Q&A – Bradford Townsend

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Bradford Townsend

Bradford Townsend – Vice President, Parsons’ Bridge and Tunnel Division

Bradford Townsend serves as Vice President in Parsons’ Bridge and Tunnel Division responsible for technical direction and management of alternative project delivery. Prior to joining Parsons, his work experience includes serving as deputy chief engineer of the $20 billion Taiwan High-Speed Rail Project as well as leadership roles on the Hai Van Pass Tunnel Construction Project in Vietnam, in addition to serving as 2014 conference chair for the North American Tunneling Conference. Townsend is a registered professional engineer and holds a bachelor’s degree in natural/environmental science from Johnson State College in Vermont and a master’s degree in civil engineering from the University of New Hampshire.

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Briefly describe your personal and educational background, and how you became involved in the tunneling industry?

My bachelor’s degree is in the natural sciences with concentration on limnology, the study of fresh water systems. My background courses were very heavy on the hard sciences such as chemistry and zoology, but also addressed many areas on the ecological side and environmental law. I went on to pursue a master’s in chemistry, but having built things all my life, I decided I wanted to continue building and would not be satisfied working in a laboratory environment. So, I pursued my degree in civil engineering, and the rest was history!

I started my career in the geotechnical area working for Haley & Aldrich out of Cambridge, Mass. Having a background that focused on structural and geotechnical engineering, it did not take long for me to begin focusing my efforts on the below-grade projects where I could utilize both my geotechnical and structural skill sets, as well as taking a very active role in construction support engineering such as dewatering, SOE, blasting and rock support, and tunneling when the opportunity presented itself.

What are some of the projects you are currently involved with?

Currently my effort with Parsons has been focused on both above- and below-grade work in the alternative delivery arena, particularly the Los Angeles Metro work, such as the Regional Connector and Westside Subway (Purple Line Extension). In addition, having had a role in the program management side of the Transbay Transit Center in San Francisco while working in my previous position with Hatch Mott McDonald, I am still active in supporting this effort for the Transbay Joint Power Authority though the Parsons’ role as Engineer of Record for the Downtown Extension portion of the project. This is an approximate 1.3-mile extension of the Caltrain commuter rail service to reach the core of the financial district in the new Transbay Transit Center through a series cut-and-cover and mined tunnels.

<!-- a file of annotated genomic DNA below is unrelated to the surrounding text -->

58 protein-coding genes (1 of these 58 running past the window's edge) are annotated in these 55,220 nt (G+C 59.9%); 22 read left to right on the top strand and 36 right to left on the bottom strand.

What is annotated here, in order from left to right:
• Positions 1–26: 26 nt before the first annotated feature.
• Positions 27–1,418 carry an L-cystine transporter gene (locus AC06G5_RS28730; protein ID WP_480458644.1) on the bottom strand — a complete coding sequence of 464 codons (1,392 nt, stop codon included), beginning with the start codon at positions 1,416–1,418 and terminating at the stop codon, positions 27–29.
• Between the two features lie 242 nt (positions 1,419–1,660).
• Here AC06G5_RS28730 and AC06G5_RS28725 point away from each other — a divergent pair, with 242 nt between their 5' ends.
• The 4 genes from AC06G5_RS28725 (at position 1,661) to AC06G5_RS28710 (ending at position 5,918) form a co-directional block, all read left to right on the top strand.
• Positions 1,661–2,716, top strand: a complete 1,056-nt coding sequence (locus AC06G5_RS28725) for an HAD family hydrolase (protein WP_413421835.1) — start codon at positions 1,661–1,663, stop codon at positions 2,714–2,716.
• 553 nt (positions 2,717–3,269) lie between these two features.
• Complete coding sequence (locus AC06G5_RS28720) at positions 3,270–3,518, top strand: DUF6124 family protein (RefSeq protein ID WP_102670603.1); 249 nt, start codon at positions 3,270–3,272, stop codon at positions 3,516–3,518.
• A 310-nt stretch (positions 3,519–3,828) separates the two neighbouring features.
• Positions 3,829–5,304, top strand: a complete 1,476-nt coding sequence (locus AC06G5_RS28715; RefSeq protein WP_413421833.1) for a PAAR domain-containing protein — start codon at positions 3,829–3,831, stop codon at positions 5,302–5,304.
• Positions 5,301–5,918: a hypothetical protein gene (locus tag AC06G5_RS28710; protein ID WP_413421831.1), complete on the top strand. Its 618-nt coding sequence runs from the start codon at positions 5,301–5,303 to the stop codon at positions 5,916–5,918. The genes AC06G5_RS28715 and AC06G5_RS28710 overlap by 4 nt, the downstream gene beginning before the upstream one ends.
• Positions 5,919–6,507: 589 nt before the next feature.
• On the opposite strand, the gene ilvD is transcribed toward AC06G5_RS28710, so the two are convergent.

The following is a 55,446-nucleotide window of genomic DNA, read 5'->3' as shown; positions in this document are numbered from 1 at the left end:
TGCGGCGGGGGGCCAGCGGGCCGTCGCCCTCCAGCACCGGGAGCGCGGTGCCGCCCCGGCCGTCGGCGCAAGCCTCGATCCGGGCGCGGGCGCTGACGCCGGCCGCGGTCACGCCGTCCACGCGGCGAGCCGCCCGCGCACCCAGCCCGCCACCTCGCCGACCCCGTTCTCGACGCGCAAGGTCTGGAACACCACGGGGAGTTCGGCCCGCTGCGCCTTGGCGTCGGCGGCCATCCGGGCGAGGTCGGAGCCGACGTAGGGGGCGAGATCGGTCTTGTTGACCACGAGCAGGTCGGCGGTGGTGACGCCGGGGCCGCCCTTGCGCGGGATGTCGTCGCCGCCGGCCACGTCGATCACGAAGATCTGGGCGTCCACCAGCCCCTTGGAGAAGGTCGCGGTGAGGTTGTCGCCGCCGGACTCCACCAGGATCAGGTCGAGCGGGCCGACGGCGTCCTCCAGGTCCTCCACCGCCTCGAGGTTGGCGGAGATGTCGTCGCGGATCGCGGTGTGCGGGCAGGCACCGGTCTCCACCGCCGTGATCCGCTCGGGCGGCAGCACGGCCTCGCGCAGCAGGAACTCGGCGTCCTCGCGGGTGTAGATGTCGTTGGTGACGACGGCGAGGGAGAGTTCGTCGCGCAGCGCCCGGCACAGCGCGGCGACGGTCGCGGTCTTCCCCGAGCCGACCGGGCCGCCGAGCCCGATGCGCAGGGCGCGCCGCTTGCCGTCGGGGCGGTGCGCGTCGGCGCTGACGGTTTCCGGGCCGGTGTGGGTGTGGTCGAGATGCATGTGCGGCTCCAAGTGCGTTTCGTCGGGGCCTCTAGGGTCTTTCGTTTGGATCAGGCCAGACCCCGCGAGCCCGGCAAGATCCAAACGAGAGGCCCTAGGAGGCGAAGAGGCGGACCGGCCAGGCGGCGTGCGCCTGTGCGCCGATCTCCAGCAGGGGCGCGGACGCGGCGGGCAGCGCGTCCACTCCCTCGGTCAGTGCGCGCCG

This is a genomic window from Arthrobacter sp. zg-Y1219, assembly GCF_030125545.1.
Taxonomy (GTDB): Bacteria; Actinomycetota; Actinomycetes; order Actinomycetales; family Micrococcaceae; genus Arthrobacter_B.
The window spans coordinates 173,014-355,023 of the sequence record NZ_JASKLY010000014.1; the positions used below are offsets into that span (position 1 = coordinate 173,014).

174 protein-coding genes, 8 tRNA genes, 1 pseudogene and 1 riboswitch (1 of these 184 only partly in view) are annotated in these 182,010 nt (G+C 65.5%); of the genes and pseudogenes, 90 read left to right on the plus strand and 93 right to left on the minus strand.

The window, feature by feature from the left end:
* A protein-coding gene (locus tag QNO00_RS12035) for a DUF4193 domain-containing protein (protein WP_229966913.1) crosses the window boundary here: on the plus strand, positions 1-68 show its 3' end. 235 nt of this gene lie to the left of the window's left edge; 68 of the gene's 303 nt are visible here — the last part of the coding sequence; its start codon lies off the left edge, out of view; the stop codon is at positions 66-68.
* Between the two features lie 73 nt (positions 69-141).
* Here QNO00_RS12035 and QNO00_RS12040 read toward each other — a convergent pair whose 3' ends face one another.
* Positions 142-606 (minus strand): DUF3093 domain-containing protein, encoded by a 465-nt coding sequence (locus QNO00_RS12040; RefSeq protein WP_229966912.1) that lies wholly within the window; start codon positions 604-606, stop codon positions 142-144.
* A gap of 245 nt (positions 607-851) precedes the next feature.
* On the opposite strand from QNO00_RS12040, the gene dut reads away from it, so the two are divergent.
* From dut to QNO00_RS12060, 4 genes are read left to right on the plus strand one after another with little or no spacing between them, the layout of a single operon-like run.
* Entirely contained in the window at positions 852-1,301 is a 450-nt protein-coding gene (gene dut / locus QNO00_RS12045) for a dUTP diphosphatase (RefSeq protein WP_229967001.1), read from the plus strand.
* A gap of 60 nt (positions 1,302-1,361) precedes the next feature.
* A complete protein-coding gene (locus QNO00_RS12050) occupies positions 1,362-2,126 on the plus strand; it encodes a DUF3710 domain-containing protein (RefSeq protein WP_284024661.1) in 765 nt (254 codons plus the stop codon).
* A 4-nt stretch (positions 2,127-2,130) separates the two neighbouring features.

What do you find most rewarding about working in the tunneling industry?

I like all types of design associated with transportation and infrastructure work as I feel this is giving something back to society which, hopefully, will be to the betterment of mankind. Having a significant background in the natural sciences aspect of our world, I find it rewarding to offer solutions that attempt to minimize the impact on the environment while still being economically viable. I suppose one of the more rewarding aspects of the underground industry is the camaraderie among those involved. This is very similar to what I experienced while playing rugby for so many years in various parts of the world as well as the United States. The bonding between people and willingness to help each other develop solutions were very rewarding for me. And, yes, the technical challenges and striving to control the ground response to excavation is also lots of fun. It is rather like playing with Mother Earth! The unknowns and various responses to any action always seem to invoke the creative side of the mind to find the most appropriate solution.